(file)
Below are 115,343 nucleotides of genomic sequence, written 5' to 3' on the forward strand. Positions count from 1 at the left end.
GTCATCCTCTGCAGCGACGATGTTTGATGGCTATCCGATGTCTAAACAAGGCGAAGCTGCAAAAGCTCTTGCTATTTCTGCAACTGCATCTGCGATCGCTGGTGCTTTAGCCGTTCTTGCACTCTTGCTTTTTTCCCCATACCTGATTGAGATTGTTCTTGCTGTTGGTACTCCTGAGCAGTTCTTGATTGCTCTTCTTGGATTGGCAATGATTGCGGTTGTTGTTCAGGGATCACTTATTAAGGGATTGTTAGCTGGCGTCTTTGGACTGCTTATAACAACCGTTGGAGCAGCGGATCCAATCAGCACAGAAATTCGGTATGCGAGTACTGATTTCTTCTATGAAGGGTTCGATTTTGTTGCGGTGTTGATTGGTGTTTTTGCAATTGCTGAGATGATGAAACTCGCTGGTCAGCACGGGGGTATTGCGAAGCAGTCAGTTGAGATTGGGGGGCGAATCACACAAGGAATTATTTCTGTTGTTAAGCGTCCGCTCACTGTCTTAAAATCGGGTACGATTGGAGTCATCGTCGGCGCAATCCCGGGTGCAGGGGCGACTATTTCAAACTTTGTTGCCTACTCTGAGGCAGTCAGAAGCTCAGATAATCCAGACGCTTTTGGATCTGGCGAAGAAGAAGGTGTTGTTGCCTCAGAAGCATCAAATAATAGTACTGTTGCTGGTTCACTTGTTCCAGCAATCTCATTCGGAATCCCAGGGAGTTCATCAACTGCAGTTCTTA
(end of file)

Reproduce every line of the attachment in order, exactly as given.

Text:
Below are 115,343 nucleotides of genomic sequence, written 5' to 3' on the forward strand. Positions count from 1 at the left end.
GTCATCCTCTGCAGCGACGATGTTTGATGGCTATCCGATGTCTAAACAAGGCGAAGCTGCAAAAGCTCTTGCTATTTCTGCAACTGCATCTGCGATCGCTGGTGCTTTAGCCGTTCTTGCACTCTTGCTTTTTTCCCCATACCTGATTGAGATTGTTCTTGCTGTTGGTACTCCTGAGCAGTTCTTGATTGCTCTTCTTGGATTGGCAATGATTGCGGTTGTTGTTCAGGGATCACTTATTAAGGGATTGTTAGCTGGCGTCTTTGGACTGCTTATAACAACCGTTGGAGCAGCGGATCCAATCAGCACAGAAATTCGGTATGCGAGTACTGATTTCTTCTATGAAGGGTTCGATTTTGTTGCGGTGTTGATTGGTGTTTTTGCAATTGCTGAGATGATGAAACTCGCTGGTCAGCACGGGGGTATTGCGAAGCAGTCAGTTGAGATTGGGGGGCGAATCACACAAGGAATTATTTCTGTTGTTAAGCGTCCGCTCACTGTCTTAAAATCGGGTACGATTGGAGTCATCGTCGGCGCAATCCCGGGTGCAGGGGCGACTATTTCAAACTTTGTTGCCTACTCTGAGGCAGTCAGAAGCTCAGATAATCCAGACGCTTTTGGATCTGGCGAAGAAGAAGGTGTTGTTGCCTCAGAAGCATCAAATAATAGTACTGTTGCTGGTTCACTTGTTCCAGCAATCTCATTCGGAATCCCAGGGAGTTCATCAACTGCAGTTCTTA